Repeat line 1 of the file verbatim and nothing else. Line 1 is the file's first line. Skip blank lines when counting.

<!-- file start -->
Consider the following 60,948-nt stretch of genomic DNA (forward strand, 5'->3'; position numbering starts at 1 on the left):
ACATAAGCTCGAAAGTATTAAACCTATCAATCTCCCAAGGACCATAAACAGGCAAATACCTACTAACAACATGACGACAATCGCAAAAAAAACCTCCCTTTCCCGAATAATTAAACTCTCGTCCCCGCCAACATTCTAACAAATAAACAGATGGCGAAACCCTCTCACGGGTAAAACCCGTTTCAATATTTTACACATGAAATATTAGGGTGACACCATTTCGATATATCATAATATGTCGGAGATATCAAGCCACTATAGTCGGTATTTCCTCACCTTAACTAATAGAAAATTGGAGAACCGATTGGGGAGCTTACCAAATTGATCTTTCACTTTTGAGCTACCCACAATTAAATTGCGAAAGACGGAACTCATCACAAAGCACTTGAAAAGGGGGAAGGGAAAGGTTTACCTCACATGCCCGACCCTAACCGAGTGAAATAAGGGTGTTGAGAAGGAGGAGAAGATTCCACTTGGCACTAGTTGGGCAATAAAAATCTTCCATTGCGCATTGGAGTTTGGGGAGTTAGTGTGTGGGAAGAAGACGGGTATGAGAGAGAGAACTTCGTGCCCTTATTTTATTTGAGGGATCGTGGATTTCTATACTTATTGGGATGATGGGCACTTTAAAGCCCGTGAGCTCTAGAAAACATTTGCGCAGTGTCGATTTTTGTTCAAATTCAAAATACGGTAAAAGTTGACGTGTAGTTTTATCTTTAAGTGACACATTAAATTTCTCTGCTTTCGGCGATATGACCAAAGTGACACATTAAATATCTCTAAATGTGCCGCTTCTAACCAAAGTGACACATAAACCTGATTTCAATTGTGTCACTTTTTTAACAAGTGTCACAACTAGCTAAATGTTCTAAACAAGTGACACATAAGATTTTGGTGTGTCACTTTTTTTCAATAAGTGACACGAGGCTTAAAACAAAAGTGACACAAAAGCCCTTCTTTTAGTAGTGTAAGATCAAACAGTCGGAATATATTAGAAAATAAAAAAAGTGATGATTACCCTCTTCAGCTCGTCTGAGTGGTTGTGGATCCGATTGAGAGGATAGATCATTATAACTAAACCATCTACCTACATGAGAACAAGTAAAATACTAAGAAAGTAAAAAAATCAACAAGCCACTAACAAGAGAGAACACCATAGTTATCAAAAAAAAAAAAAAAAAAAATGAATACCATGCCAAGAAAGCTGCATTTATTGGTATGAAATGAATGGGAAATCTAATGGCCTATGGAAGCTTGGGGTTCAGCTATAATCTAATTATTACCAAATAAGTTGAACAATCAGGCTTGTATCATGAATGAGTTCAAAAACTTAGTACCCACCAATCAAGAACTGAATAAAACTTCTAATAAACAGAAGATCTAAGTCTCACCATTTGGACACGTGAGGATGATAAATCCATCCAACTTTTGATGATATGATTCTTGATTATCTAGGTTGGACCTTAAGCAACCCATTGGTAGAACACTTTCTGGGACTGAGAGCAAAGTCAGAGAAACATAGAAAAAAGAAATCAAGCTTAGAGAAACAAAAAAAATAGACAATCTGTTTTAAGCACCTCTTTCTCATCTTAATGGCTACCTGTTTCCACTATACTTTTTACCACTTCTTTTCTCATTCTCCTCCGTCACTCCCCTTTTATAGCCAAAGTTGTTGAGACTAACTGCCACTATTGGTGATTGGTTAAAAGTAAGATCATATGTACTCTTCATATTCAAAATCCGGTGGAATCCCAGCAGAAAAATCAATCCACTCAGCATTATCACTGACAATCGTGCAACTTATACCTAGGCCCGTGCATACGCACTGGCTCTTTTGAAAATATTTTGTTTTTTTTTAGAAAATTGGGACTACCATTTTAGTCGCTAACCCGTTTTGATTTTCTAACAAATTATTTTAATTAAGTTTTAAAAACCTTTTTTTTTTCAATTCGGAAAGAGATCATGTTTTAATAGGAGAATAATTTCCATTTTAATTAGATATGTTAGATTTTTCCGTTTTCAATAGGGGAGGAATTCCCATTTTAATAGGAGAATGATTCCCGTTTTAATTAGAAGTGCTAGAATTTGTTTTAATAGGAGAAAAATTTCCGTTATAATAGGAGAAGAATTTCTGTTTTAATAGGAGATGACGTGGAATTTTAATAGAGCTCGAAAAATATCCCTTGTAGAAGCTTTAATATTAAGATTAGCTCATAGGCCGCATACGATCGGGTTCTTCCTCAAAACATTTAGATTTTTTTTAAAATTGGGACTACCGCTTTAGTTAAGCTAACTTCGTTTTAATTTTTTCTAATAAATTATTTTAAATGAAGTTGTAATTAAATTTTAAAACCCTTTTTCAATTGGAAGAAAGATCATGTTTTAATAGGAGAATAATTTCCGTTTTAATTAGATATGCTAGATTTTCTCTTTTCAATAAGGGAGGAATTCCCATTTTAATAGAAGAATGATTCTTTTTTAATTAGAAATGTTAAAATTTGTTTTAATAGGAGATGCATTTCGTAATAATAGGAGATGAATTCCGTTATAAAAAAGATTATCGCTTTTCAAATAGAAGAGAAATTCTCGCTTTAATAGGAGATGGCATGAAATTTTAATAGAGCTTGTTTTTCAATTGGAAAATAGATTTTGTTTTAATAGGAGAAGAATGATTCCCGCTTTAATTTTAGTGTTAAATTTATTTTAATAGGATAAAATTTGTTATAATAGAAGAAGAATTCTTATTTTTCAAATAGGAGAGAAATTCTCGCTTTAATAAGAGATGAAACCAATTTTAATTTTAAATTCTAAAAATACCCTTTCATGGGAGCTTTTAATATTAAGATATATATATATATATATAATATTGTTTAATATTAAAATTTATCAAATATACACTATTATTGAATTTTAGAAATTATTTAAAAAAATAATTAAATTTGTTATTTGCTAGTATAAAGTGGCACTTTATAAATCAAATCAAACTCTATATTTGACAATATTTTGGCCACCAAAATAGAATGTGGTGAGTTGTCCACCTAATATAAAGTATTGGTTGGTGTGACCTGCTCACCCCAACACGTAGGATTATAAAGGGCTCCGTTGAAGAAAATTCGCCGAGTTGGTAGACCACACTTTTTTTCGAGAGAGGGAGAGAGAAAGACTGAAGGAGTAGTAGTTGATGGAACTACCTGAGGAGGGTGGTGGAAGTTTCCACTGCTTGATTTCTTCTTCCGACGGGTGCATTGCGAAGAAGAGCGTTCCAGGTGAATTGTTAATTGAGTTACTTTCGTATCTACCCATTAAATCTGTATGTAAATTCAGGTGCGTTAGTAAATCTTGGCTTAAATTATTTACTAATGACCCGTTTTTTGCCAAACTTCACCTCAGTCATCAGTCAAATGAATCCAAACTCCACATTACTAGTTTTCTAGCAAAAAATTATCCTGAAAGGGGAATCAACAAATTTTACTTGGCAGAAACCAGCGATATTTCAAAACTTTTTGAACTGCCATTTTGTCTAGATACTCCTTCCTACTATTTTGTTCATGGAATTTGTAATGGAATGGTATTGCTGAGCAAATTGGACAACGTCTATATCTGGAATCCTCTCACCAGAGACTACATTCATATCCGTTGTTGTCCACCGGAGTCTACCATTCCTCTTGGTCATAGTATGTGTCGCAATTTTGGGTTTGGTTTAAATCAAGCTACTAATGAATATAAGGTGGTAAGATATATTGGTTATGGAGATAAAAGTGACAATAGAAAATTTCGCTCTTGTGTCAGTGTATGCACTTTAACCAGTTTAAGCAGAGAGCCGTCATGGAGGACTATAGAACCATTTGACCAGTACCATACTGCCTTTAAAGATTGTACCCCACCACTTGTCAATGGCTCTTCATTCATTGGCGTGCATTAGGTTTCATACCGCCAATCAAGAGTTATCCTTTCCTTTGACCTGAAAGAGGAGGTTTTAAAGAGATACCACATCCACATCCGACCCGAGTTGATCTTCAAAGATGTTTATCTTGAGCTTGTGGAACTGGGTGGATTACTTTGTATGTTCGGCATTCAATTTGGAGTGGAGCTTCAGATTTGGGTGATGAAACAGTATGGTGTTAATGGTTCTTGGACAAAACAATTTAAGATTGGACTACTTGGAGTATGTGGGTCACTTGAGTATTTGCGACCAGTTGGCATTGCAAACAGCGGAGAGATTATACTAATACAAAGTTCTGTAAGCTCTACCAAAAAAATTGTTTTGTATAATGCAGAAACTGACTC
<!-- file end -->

Consider the following 60,948-nt stretch of genomic DNA (forward strand, 5'->3'; position numbering starts at 1 on the left):